Two Winners for Film Competition
15 Feb 2019
The votes have been counted, and it's a tie! Two filmmakers, Sam McGowan & Millie Hayes, were announced as winners for the Keep the Vibe Alive film competition at this week's 2019 Melbourne Queer Film Festival Program Launch.
The Keep the Vibe Alive film competition asked filmmakers to submit film pitches that would highlight the issue of smoking among lesbian, gay, bisexual, transgender, intersex, and queer communities - where smoking rates are more than three times higher than the general population and often 'kill the vibe'.
After receiving over 40 pitches, screenwriter Benjamin Law and a panel of judges went on to selected four finalists to go into production. Each finalists received a $4000 grant to produce their film. The four films created were then released for a public vote. You can see all four films here. The final films were viewed over 4200 times and with over 1000 votes online, there were not just one, but two films receiving the highest number of votes.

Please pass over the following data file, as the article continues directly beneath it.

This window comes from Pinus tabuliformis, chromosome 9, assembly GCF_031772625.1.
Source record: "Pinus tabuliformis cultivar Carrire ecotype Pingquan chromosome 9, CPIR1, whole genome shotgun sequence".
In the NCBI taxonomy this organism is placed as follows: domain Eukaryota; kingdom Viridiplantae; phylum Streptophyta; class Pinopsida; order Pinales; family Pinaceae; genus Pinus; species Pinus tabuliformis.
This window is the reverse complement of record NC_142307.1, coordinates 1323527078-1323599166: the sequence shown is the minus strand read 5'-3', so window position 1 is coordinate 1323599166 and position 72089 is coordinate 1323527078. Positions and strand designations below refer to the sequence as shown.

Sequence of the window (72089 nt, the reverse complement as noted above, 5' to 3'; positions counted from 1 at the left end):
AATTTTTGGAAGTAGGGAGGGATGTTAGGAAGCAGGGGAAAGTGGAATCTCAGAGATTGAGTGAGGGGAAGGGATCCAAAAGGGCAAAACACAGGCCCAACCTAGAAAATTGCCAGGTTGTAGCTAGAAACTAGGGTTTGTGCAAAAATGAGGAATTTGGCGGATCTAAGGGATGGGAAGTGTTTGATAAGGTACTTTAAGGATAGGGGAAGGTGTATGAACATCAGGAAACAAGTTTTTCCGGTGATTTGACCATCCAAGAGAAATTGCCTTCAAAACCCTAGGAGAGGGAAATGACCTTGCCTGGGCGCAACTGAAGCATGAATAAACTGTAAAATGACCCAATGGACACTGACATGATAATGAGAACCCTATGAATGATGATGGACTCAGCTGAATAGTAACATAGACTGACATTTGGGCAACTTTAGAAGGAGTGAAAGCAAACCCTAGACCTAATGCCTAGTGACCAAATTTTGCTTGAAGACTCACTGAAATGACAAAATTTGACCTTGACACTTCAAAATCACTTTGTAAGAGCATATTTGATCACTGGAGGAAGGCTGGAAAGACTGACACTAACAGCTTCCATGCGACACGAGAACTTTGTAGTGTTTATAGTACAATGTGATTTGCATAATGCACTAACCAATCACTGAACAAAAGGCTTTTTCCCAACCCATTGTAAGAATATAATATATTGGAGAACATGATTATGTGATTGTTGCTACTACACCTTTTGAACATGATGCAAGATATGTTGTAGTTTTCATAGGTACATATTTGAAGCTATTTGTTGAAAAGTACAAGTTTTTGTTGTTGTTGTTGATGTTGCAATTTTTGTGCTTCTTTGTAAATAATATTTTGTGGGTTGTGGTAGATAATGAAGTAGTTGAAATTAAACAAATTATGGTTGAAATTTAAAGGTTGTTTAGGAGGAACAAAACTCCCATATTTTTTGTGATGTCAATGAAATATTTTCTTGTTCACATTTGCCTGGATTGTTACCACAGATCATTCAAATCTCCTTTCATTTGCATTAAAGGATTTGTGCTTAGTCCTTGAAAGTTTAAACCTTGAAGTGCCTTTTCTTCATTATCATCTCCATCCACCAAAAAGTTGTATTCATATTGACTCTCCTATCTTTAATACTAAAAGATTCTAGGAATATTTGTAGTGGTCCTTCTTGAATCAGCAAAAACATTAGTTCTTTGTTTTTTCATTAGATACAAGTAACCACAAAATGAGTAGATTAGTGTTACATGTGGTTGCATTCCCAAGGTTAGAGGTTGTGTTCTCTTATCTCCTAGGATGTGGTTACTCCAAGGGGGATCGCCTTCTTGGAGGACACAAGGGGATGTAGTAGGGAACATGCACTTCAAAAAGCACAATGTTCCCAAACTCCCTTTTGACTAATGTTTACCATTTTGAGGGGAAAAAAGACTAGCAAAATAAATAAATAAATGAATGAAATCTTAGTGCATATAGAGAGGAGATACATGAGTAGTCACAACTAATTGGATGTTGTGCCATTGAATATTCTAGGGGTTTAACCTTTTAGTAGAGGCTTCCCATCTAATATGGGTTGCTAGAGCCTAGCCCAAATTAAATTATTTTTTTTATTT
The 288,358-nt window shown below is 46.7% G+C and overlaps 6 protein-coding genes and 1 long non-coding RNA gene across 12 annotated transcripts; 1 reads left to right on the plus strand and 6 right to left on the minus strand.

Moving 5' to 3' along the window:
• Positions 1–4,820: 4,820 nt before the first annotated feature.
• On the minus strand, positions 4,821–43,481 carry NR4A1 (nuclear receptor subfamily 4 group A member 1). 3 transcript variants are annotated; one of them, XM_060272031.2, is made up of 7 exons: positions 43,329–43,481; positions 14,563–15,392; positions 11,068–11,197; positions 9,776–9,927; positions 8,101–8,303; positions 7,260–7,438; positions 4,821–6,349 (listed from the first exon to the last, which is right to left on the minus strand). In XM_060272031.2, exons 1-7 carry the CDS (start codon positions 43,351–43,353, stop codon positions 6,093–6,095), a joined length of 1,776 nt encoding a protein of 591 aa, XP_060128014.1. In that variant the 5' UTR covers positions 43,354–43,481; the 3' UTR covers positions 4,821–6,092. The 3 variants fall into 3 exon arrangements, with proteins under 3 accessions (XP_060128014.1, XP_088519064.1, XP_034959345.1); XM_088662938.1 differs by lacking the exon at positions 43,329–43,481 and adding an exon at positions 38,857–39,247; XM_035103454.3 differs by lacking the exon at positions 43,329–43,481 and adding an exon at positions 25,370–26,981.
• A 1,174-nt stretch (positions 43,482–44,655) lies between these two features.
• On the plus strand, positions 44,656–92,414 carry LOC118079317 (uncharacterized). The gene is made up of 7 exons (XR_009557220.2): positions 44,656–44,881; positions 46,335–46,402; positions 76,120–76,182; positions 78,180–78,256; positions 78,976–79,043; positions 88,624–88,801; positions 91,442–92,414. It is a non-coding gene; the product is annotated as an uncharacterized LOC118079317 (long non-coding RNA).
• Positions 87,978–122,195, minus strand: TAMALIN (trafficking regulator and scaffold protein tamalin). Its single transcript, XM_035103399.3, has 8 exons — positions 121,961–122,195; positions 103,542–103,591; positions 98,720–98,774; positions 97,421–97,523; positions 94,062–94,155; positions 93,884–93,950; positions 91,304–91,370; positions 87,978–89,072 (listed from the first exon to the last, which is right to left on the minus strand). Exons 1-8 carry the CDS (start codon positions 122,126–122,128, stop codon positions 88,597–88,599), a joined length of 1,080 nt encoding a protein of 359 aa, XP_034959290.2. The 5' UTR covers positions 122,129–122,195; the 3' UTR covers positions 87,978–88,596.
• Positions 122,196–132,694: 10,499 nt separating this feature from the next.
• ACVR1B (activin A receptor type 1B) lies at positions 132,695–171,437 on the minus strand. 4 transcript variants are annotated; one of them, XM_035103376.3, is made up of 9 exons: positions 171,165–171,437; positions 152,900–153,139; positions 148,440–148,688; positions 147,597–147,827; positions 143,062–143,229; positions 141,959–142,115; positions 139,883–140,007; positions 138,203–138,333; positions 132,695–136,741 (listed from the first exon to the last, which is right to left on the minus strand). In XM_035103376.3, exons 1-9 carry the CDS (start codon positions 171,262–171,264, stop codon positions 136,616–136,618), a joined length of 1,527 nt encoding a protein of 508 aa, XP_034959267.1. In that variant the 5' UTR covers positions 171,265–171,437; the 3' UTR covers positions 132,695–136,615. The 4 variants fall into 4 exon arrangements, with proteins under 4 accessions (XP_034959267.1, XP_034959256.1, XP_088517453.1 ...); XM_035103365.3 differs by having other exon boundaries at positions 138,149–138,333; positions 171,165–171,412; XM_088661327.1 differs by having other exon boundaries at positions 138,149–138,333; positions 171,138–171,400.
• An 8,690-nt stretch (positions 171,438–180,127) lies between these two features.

Fuming, a short film created by Sam McGowan of Forest Hill in Melbourne, is shot in black & white with classic Italian background music. All seems to be going to plan until the attractive smoker begins to cough and splutter, ruining the intimate moment.
While The Third Wheel by Canberra’s Millie Hayes illustrates a woman grappling with her smoking addiction. The addiction takes the form of a person dressed as a cigarette, ruining precious moments, as the cigarette follows the woman around.
The winning filmmakers, Sam and Millie, were awarded $4,000 each. Their films will also air before each 2019 Melbourne Queer Film Festival screening between 14-25 March 2019.
MQFF’s Program Director Spiro Economopoulos said “The finalists created award-worthy films which entertain, but also draw attention to smoking. With smoking rates being more than three times higher among the LGBTIQ+ community than the general population, MQFF is committed to working with like-minded organisations to help raise awareness. "
Screenwriter and member of the competition judging panel, Benjamin Law, said all four films were of an exceptional standard.
“We were blown away by the fact over 40 people entered the competition, and were even more staggered with the quality of the entries. We’re so grateful for everyone who invested their time and effort to support social justice across our communities. It was hard boiling those entries down to a shortlist, and it seems virtually impossible for voters to decide on a winner. Hence, why we have a tie” Law said.